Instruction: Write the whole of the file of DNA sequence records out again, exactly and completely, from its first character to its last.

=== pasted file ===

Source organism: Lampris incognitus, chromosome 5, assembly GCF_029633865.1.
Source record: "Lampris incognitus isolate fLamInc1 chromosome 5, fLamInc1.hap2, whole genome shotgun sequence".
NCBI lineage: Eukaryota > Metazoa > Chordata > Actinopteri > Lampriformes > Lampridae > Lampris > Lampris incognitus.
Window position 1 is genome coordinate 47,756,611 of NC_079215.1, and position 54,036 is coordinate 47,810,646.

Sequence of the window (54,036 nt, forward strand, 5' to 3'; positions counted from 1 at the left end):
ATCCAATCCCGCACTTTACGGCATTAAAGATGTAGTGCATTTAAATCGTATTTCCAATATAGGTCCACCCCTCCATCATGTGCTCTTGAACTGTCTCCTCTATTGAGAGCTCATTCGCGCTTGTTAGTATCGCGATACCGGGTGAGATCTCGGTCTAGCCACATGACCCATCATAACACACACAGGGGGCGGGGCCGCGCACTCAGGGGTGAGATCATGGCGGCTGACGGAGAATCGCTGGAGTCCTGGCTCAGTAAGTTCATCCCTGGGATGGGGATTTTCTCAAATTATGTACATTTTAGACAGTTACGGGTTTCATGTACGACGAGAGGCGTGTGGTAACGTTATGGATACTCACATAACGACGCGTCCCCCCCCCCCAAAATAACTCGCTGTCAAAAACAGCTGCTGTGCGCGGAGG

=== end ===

Source organism: Lampris incognitus, chromosome 5, assembly GCF_029633865.1.
Source record: "Lampris incognitus isolate fLamInc1 chromosome 5, fLamInc1.hap2, whole genome shotgun sequence".
NCBI lineage: Eukaryota > Metazoa > Chordata > Actinopteri > Lampriformes > Lampridae > Lampris > Lampris incognitus.
Window position 1 is genome coordinate 47,756,611 of NC_079215.1, and position 54,036 is coordinate 47,810,646.

Sequence of the window (54,036 nt, forward strand, 5' to 3'; positions counted from 1 at the left end):
ATCCAATCCCGCACTTTACGGCATTAAAGATGTAGTGCATTTAAATCGTATTTCCAATATAGGTCCACCCCTCCATCATGTGCTCTTGAACTGTCTCCTCTATTGAGAGCTCATTCGCGCTTGTTAGTATCGCGATACCGGGTGAGATCTCGGTCTAGCCACATGACCCATCATAACACACACAGGGGGCGGGGCCGCGCACTCAGGGGTGAGATCATGGCGGCTGACGGAGAATCGCTGGAGTCCTGGCTCAGTAAGTTCATCCCTGGGATGGGGATTTTCTCAAATTATGTACATTTTAGACAGTTACGGGTTTCATGTACGACGAGAGGCGTGTGGTAACGTTATGGATACTCACATAACGACGCGTCCCCCCCCCCCAAAATAACTCGCTGTCAAAAACAGCTGCTGTGCGCGGAGG